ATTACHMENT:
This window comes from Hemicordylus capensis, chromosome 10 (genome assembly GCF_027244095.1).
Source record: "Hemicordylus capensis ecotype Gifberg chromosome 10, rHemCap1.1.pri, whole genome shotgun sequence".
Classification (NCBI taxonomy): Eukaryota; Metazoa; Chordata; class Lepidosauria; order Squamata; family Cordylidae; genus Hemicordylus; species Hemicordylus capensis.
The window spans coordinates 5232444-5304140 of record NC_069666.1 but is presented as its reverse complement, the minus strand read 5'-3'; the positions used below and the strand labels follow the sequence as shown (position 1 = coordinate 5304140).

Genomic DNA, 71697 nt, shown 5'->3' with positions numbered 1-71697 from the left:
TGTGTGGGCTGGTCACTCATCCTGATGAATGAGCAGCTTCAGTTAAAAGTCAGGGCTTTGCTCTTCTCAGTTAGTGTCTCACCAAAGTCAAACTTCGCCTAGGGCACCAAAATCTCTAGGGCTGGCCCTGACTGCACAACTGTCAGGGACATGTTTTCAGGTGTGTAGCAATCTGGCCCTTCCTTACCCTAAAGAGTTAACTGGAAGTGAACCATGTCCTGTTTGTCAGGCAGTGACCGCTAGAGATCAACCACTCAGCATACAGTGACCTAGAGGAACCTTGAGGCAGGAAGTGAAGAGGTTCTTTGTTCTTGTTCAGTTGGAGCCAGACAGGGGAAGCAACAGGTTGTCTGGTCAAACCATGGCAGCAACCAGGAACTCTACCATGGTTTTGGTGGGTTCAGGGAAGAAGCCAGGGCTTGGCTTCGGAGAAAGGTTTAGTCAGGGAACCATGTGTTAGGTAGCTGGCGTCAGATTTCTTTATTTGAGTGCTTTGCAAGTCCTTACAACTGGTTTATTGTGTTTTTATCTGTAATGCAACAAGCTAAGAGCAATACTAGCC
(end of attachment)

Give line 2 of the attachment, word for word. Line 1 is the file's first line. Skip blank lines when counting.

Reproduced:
Source record: "Hemicordylus capensis ecotype Gifberg chromosome 10, rHemCap1.1.pri, whole genome shotgun sequence".